The Constituent Assembly Debates and Fundamental Rights

A purposeful discussion with regard to the rights of the people engaged the attention of the framers of the Constitution. What concerned them the most was the fact that while providing rights to the people, the unity of the nation, the democratic ethos and the social revolution and the like are not to be compromised at any cost. To their benefits, the framers had with them the adequate idea of the British bill of rights, the American fundamental rights, the French declaration of rights of man and citizen and also the provisions of rights in the Irish constitution.

The debates with regard to the rights of the people in the Constituent Assembly centered around (a) classicat ion of rights into justiable and non-justiable rights; (b ) negative and positive rights; (c) certain rights being guaranteed to all persons, and certain others, only to the citizens; (d) minority rights have to be taken note of. To these aspects of the rights of the people, there came up a liberal school (K.M. Munshi, A.K. Ayyar, and akurdas Bhargava) on the one hand, and the democratic le school (K. T. Shah, Damodar Swarup, and V. P. Tripathi) on the other. The liberal school sought negative rights (especially the provision of the individual liberties and their protection from the possible onslaughts of the government) with an assurance that the state would enforce such rights, i.e., such rights would be made justificable.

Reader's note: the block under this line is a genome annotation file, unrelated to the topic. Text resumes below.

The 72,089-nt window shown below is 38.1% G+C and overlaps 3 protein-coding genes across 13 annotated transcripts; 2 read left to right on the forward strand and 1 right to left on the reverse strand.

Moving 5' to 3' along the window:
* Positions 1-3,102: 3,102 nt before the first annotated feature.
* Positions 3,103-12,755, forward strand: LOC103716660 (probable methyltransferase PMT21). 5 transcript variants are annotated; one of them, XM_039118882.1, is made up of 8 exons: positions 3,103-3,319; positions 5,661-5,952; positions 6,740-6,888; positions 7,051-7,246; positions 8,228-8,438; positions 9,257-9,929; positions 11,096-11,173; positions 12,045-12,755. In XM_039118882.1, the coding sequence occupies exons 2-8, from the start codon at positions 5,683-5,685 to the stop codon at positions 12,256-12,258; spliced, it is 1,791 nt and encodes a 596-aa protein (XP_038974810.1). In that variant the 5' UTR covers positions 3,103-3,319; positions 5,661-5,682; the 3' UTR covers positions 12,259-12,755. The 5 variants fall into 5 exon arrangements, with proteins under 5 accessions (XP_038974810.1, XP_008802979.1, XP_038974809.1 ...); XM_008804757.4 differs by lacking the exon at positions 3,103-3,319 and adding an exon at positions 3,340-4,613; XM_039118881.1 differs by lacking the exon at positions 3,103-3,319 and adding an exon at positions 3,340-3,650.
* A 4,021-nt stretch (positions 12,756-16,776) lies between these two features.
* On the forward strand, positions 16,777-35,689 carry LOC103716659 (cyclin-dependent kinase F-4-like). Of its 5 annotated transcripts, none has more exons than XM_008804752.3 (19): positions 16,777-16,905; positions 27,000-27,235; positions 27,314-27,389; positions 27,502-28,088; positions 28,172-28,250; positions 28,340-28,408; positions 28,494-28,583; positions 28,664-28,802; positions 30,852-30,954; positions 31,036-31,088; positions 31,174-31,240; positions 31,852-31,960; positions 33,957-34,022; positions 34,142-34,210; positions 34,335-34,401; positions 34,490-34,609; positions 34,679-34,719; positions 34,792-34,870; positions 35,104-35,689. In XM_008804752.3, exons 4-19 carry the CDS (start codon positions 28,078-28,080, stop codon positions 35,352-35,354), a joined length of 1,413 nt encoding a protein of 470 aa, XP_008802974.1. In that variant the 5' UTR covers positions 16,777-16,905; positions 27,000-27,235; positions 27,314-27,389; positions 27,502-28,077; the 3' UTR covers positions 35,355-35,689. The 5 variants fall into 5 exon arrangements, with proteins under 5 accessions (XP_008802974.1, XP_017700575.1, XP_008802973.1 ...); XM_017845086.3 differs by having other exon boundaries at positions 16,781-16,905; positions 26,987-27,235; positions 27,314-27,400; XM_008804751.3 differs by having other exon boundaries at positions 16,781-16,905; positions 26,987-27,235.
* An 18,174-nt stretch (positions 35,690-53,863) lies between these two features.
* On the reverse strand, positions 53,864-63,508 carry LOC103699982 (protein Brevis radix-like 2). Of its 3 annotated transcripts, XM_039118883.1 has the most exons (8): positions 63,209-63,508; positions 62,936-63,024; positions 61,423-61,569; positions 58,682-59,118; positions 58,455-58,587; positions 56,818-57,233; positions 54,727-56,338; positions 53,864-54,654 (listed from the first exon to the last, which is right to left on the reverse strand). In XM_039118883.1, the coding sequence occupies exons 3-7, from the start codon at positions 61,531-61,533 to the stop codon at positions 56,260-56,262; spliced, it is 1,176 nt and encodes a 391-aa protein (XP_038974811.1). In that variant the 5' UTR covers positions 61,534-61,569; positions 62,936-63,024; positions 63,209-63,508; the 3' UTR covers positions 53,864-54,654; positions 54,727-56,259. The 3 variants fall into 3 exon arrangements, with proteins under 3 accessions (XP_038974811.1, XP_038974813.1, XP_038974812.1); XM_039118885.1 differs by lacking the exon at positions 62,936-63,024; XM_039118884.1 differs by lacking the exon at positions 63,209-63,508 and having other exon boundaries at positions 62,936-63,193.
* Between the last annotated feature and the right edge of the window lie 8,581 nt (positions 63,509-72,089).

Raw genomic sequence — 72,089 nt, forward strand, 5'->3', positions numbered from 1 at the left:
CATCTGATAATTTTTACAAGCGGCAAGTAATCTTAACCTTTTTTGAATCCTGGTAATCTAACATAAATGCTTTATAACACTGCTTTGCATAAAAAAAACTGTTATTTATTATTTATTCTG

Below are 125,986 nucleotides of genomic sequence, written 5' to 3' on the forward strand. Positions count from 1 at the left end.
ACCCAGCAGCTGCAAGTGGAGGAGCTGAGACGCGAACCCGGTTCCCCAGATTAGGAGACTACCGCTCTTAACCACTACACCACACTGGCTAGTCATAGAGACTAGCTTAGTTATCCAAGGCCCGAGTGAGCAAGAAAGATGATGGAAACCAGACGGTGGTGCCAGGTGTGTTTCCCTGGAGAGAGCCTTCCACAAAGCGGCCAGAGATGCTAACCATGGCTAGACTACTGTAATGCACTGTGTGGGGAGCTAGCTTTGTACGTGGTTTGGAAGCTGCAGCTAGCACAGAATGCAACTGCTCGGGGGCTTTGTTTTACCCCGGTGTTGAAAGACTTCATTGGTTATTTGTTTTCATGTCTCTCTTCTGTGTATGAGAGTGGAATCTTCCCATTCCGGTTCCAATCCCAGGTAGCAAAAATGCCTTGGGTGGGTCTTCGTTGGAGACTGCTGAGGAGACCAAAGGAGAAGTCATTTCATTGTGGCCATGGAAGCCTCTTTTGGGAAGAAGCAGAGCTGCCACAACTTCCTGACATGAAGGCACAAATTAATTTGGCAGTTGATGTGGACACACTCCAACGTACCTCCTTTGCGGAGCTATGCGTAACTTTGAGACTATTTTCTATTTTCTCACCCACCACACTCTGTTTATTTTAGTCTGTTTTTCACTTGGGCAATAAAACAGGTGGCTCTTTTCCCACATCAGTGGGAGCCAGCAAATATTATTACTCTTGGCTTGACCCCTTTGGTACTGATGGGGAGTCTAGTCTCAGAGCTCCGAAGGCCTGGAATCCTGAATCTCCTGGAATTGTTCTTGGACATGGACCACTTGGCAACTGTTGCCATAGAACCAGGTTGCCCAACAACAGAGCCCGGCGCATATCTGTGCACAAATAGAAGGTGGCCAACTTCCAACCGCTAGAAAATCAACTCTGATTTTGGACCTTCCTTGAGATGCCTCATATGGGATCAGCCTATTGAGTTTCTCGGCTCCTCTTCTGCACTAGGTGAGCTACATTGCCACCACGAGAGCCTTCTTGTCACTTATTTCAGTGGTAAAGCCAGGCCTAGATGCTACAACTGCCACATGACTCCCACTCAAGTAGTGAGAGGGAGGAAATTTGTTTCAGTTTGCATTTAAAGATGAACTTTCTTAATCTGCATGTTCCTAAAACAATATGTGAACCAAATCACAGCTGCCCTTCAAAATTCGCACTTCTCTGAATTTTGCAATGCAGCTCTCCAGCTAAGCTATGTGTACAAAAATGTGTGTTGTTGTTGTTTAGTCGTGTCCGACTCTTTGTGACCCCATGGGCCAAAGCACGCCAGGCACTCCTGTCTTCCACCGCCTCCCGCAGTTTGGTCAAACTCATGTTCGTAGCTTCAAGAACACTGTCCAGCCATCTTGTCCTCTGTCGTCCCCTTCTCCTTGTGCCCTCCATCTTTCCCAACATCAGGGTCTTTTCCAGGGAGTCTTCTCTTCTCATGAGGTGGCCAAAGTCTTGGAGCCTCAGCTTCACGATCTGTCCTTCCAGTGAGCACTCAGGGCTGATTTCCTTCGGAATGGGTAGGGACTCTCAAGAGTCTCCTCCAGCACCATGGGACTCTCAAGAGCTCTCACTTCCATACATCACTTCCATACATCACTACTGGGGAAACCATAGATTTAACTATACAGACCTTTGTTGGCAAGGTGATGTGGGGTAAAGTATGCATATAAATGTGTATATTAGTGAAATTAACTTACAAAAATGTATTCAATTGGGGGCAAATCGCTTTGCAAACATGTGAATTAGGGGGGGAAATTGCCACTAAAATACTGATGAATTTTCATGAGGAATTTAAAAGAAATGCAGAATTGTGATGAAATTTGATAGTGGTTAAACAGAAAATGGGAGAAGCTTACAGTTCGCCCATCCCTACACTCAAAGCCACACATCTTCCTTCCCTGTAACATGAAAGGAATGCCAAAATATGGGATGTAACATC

The democratic le school sought the provision for positive rights, (especially socio-economic rights which may be made non-justificable). With regard to the minority rights, the Constituent Assembly, instead of making provisions of the reservation for the minorities, thought of ensuring them the protection of their culture through providing particular cultural and educational rights.

The sub-committee headed by Vallabhai Patel, therefore, recommended the merging of the ideas of the two schools, as stated above, into two parts:

  • Part III and
  • Part IV

Part III dealing with (i) the Fundamental Rights (which incorporated the use of ‘persons’ in some rights—meant for all, and of ‘citizens’ in some other rights meant for the citizens only); negative in nature, were made justiciable and (ii) the Directive Principles of State Policy, positive rights, socio-economic in nature, non-justicibale, respectively.

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